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UBC Theses and Dissertations

Socio-economic contribution of small-scale and large-scale fisheries in British Columbia Gibson, Darah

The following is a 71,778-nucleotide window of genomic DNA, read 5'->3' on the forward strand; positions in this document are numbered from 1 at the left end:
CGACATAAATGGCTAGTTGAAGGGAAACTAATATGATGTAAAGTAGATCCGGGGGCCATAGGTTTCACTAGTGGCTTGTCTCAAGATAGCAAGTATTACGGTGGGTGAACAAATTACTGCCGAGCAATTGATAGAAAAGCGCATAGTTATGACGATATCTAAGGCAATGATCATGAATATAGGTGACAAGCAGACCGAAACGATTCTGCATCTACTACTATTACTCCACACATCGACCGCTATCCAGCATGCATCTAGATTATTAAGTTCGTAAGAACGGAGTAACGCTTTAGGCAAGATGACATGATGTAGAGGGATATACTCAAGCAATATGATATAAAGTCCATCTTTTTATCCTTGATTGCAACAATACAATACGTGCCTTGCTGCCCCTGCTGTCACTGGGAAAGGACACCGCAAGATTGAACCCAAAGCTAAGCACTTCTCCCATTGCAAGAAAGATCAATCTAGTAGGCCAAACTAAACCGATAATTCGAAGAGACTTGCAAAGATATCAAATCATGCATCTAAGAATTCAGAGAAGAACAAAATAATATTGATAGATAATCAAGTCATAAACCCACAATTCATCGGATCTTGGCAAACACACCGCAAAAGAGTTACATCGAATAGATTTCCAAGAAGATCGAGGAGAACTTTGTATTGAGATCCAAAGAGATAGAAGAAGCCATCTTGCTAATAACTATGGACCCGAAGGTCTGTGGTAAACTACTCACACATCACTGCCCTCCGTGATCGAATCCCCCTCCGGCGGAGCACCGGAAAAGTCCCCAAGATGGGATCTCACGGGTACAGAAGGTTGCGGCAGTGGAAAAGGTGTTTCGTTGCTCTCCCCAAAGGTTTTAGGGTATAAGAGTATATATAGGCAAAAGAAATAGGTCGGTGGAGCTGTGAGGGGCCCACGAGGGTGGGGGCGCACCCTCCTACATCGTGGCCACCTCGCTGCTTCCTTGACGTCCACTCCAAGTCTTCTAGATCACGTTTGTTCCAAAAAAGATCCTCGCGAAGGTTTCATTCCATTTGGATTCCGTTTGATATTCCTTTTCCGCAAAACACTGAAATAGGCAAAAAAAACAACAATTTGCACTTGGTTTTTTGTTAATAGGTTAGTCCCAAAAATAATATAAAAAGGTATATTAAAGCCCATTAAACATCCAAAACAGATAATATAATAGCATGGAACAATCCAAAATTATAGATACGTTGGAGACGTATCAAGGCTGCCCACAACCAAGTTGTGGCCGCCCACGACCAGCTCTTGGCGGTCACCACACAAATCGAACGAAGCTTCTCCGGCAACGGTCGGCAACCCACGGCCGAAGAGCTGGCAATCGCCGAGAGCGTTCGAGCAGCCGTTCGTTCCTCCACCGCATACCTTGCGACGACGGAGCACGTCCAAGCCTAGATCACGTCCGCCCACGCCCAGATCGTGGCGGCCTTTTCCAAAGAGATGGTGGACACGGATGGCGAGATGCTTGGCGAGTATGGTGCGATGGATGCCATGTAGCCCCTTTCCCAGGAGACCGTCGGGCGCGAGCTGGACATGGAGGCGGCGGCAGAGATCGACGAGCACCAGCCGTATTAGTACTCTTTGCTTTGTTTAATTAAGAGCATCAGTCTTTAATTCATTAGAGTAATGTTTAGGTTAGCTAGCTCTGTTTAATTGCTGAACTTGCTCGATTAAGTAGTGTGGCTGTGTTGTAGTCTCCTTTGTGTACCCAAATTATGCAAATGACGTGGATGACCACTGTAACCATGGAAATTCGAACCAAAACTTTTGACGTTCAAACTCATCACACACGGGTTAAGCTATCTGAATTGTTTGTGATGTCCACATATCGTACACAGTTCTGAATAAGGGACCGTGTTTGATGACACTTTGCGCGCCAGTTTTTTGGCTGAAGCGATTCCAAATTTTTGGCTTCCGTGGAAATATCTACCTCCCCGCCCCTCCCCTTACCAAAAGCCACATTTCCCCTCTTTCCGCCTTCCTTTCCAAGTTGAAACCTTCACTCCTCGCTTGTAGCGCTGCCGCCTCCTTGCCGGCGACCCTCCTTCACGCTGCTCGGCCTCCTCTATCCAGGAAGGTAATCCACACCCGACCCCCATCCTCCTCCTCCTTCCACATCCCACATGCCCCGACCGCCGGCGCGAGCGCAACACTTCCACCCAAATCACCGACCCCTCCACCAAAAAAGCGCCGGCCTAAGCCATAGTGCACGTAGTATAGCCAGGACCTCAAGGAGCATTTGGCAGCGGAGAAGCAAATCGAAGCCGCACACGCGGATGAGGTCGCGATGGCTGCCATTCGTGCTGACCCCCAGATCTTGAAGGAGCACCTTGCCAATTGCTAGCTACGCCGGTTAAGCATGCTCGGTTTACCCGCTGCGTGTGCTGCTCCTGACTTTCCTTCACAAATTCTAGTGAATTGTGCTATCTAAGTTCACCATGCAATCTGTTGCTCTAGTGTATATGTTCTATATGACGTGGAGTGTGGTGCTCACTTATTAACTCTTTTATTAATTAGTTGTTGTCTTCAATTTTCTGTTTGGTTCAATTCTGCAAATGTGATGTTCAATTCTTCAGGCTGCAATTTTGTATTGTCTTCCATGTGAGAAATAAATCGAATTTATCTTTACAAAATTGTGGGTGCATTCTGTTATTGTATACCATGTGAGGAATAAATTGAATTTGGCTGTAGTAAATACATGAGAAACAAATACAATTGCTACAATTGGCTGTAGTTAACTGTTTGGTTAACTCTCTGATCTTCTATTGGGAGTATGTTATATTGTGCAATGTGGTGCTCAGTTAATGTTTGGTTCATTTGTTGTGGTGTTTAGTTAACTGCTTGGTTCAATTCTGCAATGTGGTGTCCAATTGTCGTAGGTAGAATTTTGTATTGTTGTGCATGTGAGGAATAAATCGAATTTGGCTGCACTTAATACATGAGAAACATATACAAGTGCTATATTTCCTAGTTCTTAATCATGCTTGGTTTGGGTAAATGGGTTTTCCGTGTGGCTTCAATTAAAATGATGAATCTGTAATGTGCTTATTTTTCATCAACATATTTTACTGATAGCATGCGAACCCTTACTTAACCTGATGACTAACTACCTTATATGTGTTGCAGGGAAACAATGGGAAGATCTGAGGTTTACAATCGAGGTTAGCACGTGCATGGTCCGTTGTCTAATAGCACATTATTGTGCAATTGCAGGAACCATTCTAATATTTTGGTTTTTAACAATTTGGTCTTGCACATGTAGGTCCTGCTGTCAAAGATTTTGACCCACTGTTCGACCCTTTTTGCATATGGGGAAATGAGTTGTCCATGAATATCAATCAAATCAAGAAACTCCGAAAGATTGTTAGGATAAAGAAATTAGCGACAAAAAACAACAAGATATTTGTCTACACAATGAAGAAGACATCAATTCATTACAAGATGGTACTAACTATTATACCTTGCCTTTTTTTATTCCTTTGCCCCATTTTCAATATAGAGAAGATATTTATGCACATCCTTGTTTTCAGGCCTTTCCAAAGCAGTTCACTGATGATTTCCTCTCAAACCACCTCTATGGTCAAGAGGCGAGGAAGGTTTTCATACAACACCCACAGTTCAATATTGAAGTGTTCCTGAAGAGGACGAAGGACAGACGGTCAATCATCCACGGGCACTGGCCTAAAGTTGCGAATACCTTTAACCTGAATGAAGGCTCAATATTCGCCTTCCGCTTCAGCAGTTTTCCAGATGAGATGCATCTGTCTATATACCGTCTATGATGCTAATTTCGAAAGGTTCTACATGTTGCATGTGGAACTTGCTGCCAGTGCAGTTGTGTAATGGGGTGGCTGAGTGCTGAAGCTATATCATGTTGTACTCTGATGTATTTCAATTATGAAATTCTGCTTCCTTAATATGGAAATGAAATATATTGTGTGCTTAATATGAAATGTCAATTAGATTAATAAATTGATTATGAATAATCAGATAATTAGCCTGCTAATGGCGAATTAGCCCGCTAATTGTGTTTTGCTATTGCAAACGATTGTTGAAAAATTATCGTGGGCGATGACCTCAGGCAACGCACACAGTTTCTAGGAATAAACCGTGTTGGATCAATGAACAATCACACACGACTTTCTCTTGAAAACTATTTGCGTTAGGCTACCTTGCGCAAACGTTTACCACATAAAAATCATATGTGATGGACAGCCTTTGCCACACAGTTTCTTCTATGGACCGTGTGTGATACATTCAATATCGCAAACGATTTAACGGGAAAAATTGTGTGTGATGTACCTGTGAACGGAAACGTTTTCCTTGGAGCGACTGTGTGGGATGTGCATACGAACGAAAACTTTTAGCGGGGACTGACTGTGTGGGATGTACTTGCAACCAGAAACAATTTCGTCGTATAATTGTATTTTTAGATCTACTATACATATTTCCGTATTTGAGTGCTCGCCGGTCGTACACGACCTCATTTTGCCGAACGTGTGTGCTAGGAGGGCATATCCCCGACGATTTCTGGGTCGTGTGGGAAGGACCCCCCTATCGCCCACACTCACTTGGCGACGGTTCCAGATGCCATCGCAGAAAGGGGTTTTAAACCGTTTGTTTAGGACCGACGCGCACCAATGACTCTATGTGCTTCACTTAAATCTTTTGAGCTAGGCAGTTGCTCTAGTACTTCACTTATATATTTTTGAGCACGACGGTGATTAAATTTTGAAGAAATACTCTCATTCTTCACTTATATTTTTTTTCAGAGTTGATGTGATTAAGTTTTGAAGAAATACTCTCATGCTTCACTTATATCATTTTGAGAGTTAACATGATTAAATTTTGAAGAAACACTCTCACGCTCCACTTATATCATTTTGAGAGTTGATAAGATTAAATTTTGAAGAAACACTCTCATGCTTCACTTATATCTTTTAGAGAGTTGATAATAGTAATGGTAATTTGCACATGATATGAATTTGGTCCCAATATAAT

Small-scale fisheries have been the focus of much fisheries research in the last decades, as they were often overlooked in the past. Small-scale fisheries can be a challenge to study due to lack of landings and economic data or vague definitions of what and who are involved in this fishing sector. In this study, 17 features of small-scale fisheries that can apply globally have been collated through intensive literature review. All commercial fisheries and Food, Social and Ceremonial (FSC) fisheries in British Columbia are analysed qualitatively for the presence or absence of these features. Qualitative assessment suggests that FSC fisheries and Aboriginal commercial fisheries exhibit the greatest number of small-scale fishery features. These fisheries represent important cultural and economic opportunities for groups that often live in more isolated communities along the coast. Sablefish fisheries have the fewest small-scale fishery features due to the large capital investment required to purchase a licence and quota to participate, and most vessels operating on offshore fishing grounds. Further quantitative assessment of small-scale and large-scale was carried out using three methods: (1) cumulative percent distribution; (2) vessel length split, and (3) point-based framework. All three of these approaches identify the Aboriginal commercially licensed fisheries, salmon gillnetters, salmon trollers, crab, shrimp and prawn trappers and trawlers, urchin and rockfish hook and line fisheries as small-scale. Therefore, these are regarded as constituting the small-scale fisheries sector in British Columbia. These fisheries caught 25% of the landings by weight, which corresponds to 46% of the landed value, underscoring the high prices their catches command in the market relative to those of LSF for the 2013 fishing season. In terms of ownership, individuals own 68% of the small-scale vessels in BC as opposed to 98% corporate ownership in the large-scale sector. In terms of geographical ownership, parties or individuals outside of Vancouver and its surrounding areas own 64% of the small-scale sector.

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